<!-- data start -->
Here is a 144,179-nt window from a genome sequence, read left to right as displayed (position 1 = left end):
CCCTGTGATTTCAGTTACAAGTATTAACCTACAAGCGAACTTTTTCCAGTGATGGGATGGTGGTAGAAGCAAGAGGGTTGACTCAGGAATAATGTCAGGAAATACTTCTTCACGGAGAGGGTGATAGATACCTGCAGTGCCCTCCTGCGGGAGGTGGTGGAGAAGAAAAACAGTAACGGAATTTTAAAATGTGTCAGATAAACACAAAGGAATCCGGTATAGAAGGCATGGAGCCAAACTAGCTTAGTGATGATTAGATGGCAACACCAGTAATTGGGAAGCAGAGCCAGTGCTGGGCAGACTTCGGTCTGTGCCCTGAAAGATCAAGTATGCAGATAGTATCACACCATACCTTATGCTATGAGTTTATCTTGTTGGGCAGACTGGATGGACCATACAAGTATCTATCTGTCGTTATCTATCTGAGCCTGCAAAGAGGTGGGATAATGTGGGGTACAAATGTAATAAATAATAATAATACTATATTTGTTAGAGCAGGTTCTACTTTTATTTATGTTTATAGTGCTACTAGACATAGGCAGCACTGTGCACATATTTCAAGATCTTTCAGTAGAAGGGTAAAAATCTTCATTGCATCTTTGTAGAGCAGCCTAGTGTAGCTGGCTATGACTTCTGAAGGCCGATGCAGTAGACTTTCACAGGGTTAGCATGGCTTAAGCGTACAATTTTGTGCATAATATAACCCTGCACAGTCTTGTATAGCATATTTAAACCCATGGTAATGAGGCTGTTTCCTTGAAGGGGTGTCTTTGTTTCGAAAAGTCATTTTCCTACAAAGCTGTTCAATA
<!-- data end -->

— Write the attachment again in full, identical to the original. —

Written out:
Here is a 144,179-nt window from a genome sequence, read left to right as displayed (position 1 = left end):
CCCTGTGATTTCAGTTACAAGTATTAACCTACAAGCGAACTTTTTCCAGTGATGGGATGGTGGTAGAAGCAAGAGGGTTGACTCAGGAATAATGTCAGGAAATACTTCTTCACGGAGAGGGTGATAGATACCTGCAGTGCCCTCCTGCGGGAGGTGGTGGAGAAGAAAAACAGTAACGGAATTTTAAAATGTGTCAGATAAACACAAAGGAATCCGGTATAGAAGGCATGGAGCCAAACTAGCTTAGTGATGATTAGATGGCAACACCAGTAATTGGGAAGCAGAGCCAGTGCTGGGCAGACTTCGGTCTGTGCCCTGAAAGATCAAGTATGCAGATAGTATCACACCATACCTTATGCTATGAGTTTATCTTGTTGGGCAGACTGGATGGACCATACAAGTATCTATCTGTCGTTATCTATCTGAGCCTGCAAAGAGGTGGGATAATGTGGGGTACAAATGTAATAAATAATAATAATACTATATTTGTTAGAGCAGGTTCTACTTTTATTTATGTTTATAGTGCTACTAGACATAGGCAGCACTGTGCACATATTTCAAGATCTTTCAGTAGAAGGGTAAAAATCTTCATTGCATCTTTGTAGAGCAGCCTAGTGTAGCTGGCTATGACTTCTGAAGGCCGATGCAGTAGACTTTCACAGGGTTAGCATGGCTTAAGCGTACAATTTTGTGCATAATATAACCCTGCACAGTCTTGTATAGCATATTTAAACCCATGGTAATGAGGCTGTTTCCTTGAAGGGGTGTCTTTGTTTCGAAAAGTCATTTTCCTACAAAGCTGTTCAATA